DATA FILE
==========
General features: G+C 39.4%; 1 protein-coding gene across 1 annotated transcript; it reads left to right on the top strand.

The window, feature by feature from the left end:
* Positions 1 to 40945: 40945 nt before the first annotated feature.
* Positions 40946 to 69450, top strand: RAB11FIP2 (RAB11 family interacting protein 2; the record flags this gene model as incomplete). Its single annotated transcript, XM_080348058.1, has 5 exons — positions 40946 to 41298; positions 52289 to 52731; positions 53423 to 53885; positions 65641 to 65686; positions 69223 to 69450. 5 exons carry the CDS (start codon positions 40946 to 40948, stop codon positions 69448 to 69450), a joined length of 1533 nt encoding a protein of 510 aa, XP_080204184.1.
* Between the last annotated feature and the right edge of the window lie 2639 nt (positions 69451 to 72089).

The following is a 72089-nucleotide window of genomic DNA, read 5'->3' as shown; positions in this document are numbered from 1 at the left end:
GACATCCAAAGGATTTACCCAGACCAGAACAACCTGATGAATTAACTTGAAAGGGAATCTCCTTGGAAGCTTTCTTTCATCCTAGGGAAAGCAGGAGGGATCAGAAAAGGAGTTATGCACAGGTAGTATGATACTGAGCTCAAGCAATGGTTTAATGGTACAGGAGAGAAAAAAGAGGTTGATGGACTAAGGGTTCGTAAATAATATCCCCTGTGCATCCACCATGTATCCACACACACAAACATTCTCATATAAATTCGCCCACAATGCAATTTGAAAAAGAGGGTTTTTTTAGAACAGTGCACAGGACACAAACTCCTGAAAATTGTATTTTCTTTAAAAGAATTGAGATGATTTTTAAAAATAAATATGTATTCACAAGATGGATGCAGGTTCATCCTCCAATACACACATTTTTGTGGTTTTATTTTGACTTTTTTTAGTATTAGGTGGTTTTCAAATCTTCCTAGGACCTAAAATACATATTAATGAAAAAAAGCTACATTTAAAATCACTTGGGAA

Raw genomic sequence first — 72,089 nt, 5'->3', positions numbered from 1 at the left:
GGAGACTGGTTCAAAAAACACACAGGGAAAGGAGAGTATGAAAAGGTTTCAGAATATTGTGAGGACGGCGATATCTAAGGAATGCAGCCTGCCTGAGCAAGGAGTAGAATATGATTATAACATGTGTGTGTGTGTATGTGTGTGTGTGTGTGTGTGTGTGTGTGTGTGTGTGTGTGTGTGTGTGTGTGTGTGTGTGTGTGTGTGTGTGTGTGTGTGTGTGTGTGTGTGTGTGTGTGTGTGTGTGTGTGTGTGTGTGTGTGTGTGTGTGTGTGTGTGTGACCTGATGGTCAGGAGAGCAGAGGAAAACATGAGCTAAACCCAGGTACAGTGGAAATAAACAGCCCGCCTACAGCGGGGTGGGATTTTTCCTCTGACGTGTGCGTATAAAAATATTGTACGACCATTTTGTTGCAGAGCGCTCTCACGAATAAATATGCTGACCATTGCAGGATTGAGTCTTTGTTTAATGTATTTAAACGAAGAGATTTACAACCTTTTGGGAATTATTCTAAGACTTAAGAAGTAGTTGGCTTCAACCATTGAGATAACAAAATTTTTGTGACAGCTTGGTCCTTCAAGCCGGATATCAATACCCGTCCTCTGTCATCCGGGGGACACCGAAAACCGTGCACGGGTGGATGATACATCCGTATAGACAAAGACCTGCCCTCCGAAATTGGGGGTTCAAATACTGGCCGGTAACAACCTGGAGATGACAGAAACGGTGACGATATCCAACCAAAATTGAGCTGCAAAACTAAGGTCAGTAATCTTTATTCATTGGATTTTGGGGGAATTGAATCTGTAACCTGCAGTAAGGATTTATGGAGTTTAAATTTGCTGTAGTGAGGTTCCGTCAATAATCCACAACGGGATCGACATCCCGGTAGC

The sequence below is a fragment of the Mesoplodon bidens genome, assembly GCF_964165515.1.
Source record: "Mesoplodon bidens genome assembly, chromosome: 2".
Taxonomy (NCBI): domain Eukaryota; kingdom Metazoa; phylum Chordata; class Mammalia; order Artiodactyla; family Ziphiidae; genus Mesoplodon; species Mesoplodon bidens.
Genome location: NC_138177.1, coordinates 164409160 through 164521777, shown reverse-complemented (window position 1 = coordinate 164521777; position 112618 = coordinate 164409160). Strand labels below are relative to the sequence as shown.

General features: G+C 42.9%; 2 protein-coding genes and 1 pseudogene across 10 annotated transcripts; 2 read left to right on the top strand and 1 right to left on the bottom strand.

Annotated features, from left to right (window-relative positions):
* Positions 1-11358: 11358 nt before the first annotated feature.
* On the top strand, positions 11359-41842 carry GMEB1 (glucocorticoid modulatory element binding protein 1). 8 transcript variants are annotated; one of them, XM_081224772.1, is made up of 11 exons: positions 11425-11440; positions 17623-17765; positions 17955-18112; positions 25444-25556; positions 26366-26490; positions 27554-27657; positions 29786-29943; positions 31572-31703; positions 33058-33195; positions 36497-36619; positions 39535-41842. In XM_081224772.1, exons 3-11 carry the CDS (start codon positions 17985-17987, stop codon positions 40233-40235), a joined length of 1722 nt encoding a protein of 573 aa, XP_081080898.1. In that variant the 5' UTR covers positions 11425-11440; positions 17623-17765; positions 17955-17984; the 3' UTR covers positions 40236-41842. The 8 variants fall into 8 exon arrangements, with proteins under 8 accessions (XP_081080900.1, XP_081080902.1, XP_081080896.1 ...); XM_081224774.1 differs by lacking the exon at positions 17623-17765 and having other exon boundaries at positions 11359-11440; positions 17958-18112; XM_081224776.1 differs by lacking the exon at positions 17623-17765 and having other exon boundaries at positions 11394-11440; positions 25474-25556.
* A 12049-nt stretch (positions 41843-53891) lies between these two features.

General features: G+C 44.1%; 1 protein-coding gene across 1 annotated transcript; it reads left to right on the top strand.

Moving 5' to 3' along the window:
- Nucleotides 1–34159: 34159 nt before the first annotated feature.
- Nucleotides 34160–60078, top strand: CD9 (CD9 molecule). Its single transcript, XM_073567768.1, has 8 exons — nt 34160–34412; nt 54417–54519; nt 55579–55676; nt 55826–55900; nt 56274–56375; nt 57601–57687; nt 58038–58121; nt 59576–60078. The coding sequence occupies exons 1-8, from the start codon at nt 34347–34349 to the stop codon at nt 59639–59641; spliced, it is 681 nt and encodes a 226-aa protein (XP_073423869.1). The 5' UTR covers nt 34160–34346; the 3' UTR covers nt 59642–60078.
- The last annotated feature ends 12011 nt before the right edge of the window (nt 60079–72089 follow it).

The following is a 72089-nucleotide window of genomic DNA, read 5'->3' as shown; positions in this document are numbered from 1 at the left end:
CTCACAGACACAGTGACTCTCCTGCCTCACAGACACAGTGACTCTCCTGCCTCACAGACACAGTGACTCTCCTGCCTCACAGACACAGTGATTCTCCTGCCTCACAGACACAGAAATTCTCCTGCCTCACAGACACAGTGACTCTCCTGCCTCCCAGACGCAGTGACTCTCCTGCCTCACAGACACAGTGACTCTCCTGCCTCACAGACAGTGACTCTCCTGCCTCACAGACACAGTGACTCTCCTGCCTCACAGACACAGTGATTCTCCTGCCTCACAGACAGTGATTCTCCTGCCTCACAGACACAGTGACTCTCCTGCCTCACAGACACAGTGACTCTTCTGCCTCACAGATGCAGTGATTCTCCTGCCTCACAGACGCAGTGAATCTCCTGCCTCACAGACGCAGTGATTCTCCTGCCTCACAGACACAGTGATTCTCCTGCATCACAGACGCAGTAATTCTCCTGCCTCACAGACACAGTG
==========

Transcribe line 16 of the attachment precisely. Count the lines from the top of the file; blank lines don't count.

* Positions 1-11358: 11358 nt before the first annotated feature.